With how much sunlight improves health, is it any surprise that those who spend regular time in the sun live longer? Between better sleep, hormones, and mood, there are a variety of ways it promotes health.
Research backs this up. One study of 30,000 Swedish women sought to measure the effects on the sun and lifespan. It found that those who spent more time in the sun had, on average, an increased lifespan of up to two years versus those who spent less time outside. This reduction in death was from all causes, not just those directly related to sun exposure.
Sunlight not only improves the quality of life, but it extends quantity as well.
How Much Morning Sunlight is the Right Amount?
The short answer: it depends. The amount of melanin in our skin, our overall physical health, and the area latitude all affect our sunlight needs. We can decide the right amount based on how well we feel and whether it produces a notable improvement.
The good news is, though, it is difficult to get too much morning sun. The low UV-B light means it is nearly impossible to get a sunburn or increased skin cancer risk.
We should get as much early morning sun as possible. While 20-30 minutes can do wonders for health, even 10-15 minutes first thing in the morning can produce benefits.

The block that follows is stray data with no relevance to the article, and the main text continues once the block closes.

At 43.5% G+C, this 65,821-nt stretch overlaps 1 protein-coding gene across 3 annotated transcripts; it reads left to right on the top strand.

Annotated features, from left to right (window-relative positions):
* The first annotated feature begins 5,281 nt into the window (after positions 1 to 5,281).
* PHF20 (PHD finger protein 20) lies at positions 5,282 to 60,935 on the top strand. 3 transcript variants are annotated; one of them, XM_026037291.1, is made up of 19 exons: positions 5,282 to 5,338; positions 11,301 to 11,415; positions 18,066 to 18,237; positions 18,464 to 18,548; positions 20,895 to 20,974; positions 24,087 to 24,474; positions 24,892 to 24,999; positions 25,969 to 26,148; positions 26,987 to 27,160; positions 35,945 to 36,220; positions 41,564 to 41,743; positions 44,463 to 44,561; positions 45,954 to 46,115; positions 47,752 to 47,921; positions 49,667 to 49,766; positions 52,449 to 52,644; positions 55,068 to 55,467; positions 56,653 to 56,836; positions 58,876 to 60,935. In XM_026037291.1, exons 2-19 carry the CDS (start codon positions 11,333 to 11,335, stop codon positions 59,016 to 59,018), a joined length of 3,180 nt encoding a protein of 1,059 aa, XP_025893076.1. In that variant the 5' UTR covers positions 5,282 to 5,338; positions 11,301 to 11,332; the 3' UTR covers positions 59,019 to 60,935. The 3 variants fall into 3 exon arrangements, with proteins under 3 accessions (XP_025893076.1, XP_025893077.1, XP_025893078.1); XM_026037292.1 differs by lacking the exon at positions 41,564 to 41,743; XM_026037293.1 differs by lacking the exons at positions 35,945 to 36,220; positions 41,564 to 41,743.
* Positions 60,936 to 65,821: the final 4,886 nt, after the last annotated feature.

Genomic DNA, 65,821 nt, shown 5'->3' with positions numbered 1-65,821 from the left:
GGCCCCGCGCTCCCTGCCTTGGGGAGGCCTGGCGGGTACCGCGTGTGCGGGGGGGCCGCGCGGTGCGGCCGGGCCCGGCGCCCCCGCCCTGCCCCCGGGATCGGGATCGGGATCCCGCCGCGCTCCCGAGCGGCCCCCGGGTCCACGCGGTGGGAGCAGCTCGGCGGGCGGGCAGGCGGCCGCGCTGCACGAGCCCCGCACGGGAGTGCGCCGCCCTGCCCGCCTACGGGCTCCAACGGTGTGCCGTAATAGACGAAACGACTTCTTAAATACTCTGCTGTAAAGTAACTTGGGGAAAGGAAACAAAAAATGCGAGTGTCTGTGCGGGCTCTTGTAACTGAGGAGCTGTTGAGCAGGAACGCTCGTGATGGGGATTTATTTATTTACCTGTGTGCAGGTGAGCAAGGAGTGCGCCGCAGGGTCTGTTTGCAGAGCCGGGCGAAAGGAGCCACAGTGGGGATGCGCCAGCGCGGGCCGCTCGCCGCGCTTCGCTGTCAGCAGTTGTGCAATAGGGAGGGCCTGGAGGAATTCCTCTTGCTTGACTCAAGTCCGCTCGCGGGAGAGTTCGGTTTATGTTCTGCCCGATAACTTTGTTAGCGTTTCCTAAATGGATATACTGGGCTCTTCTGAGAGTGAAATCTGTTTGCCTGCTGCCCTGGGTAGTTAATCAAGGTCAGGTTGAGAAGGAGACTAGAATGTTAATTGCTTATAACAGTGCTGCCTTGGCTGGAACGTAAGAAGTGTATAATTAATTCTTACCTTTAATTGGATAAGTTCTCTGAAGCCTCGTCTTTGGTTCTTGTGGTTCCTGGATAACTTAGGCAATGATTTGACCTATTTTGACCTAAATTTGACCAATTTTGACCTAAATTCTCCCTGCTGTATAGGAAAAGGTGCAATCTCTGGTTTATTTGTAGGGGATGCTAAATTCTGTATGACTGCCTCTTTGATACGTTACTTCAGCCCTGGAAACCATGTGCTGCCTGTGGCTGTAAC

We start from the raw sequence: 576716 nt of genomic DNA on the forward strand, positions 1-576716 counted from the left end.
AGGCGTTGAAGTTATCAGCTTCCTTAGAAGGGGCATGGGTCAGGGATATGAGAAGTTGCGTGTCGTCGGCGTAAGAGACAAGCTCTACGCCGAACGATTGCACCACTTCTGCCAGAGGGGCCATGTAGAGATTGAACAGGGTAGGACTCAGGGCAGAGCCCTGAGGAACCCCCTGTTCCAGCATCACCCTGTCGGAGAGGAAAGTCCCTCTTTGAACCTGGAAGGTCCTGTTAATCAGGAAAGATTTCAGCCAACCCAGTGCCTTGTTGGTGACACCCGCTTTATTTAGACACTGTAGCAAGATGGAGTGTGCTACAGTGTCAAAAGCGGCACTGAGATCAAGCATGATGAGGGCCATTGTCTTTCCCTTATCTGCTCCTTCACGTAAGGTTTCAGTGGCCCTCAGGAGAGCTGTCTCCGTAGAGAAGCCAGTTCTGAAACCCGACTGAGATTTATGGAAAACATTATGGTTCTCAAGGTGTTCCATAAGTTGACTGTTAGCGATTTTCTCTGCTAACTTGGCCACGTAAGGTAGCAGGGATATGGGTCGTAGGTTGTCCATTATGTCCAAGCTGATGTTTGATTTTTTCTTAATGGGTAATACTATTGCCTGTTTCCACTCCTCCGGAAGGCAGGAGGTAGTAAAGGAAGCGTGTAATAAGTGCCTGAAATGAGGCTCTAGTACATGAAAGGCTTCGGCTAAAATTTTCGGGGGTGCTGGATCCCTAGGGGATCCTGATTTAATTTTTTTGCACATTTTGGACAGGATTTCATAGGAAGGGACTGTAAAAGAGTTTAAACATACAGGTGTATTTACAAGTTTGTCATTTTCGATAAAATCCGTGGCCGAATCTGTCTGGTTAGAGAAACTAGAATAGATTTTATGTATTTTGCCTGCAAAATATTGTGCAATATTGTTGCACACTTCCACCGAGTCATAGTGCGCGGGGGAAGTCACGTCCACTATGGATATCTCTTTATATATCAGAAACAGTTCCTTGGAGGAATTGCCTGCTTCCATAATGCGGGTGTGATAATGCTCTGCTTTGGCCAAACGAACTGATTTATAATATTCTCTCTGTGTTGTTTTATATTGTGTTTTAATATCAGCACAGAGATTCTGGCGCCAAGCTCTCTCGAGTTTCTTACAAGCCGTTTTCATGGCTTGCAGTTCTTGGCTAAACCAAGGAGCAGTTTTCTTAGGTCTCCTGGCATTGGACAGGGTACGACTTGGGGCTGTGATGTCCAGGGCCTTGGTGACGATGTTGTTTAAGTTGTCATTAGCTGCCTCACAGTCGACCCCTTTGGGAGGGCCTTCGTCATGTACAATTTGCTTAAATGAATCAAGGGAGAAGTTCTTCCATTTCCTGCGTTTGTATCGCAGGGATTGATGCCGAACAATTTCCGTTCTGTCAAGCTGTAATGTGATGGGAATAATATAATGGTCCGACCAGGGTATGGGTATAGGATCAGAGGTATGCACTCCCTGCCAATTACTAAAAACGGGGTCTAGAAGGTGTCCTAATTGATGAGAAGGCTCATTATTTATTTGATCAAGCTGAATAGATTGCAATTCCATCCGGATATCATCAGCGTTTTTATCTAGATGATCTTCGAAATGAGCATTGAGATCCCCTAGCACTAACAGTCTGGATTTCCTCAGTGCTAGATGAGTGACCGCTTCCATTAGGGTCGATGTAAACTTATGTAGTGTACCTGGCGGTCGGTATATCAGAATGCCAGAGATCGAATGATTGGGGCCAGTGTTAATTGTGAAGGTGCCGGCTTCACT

Tips for Optimal Morning Sunlight
There are ways to make sure you get the most from your morning dose of sunshine, including:
Get up at dawn. The closer to sunrise, the better the benefits. A good general rule is that the most benefits come from the sun when our shadows are longer than our bodies. This is when there is the most red light. However, if getting up is a struggle, getting sunlight as soon as waking up still has benefits.
Show some skin. Clothing can block the skin from absorbing the rays of the sun. To get the most benefits, wear as little as clothes as possible to absorb the most IR-A and UV-A rays. Take off your sweater, put on a swimsuit, or even go in the buff if possible!
Don’t forget the eyes. The human eye has the amazing ability to absorb and use sunlight. Get the maximum effects by removing all barriers to the eyes. Take off any sunglasses, glasses, and contacts to get the naked eye exposed. Spend some time in the sun before putting on glasses or contacts for the day.
Combine with earthing for amplified effects. The morning sun provides amazing benefits on its own. However, it can be combined with earthing, also referred to as “grounding,” for an even better morning boost. There is a lot of research that taking off our shoes and feeling the Earth beneath our feet is beneficial for our health. While we didn’t discussed the benefits of earthing before, here is a short rundown of some of them include:
Get to the beach early. Planning a fun day in the sun? One of the best ways we can protect our skin is by preparing it with early morning light. Spend some time in the sun around sunrise to help signal to the body that it’s about to get some sun. It’s another smart way to protect the skin from the harmful effects of overexposure.
Harness the Benefits of Early Morning Light
It can be difficult for some people to get out of bed to watch the sunrise, but it provides powerful benefits for those who do. Plus, one of the benefits of an improved circadian rhythm is that it will eventually be easier to do!
Take some time to get an early morning workout outdoors or just sit in a warm sunbeam before work. Your body will thank you!